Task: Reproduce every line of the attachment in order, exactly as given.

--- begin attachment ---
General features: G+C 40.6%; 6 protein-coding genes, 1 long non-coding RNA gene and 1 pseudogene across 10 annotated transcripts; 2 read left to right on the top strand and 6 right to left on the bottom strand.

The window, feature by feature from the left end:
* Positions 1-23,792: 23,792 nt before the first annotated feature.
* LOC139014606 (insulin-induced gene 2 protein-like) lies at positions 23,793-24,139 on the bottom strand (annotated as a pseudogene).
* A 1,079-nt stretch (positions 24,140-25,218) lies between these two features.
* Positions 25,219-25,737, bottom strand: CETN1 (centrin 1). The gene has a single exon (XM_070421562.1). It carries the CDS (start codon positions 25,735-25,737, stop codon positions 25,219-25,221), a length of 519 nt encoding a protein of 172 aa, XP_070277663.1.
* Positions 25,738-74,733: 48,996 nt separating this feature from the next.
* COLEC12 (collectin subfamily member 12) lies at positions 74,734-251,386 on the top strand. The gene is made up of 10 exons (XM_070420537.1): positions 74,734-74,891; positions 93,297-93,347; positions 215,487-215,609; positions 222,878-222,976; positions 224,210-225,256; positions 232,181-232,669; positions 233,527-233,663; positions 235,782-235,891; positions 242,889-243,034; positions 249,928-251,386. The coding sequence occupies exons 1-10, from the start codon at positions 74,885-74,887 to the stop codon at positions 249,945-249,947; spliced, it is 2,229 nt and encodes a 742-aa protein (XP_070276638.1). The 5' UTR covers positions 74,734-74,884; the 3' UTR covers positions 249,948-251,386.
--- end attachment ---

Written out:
General features: G+C 40.6%; 6 protein-coding genes, 1 long non-coding RNA gene and 1 pseudogene across 10 annotated transcripts; 2 read left to right on the top strand and 6 right to left on the bottom strand.

The window, feature by feature from the left end:
* Positions 1-23,792: 23,792 nt before the first annotated feature.
* LOC139014606 (insulin-induced gene 2 protein-like) lies at positions 23,793-24,139 on the bottom strand (annotated as a pseudogene).
* A 1,079-nt stretch (positions 24,140-25,218) lies between these two features.
* Positions 25,219-25,737, bottom strand: CETN1 (centrin 1). The gene has a single exon (XM_070421562.1). It carries the CDS (start codon positions 25,735-25,737, stop codon positions 25,219-25,221), a length of 519 nt encoding a protein of 172 aa, XP_070277663.1.
* Positions 25,738-74,733: 48,996 nt separating this feature from the next.
* COLEC12 (collectin subfamily member 12) lies at positions 74,734-251,386 on the top strand. The gene is made up of 10 exons (XM_070420537.1): positions 74,734-74,891; positions 93,297-93,347; positions 215,487-215,609; positions 222,878-222,976; positions 224,210-225,256; positions 232,181-232,669; positions 233,527-233,663; positions 235,782-235,891; positions 242,889-243,034; positions 249,928-251,386. The coding sequence occupies exons 1-10, from the start codon at positions 74,885-74,887 to the stop codon at positions 249,945-249,947; spliced, it is 2,229 nt and encodes a 742-aa protein (XP_070276638.1). The 5' UTR covers positions 74,734-74,884; the 3' UTR covers positions 249,948-251,386.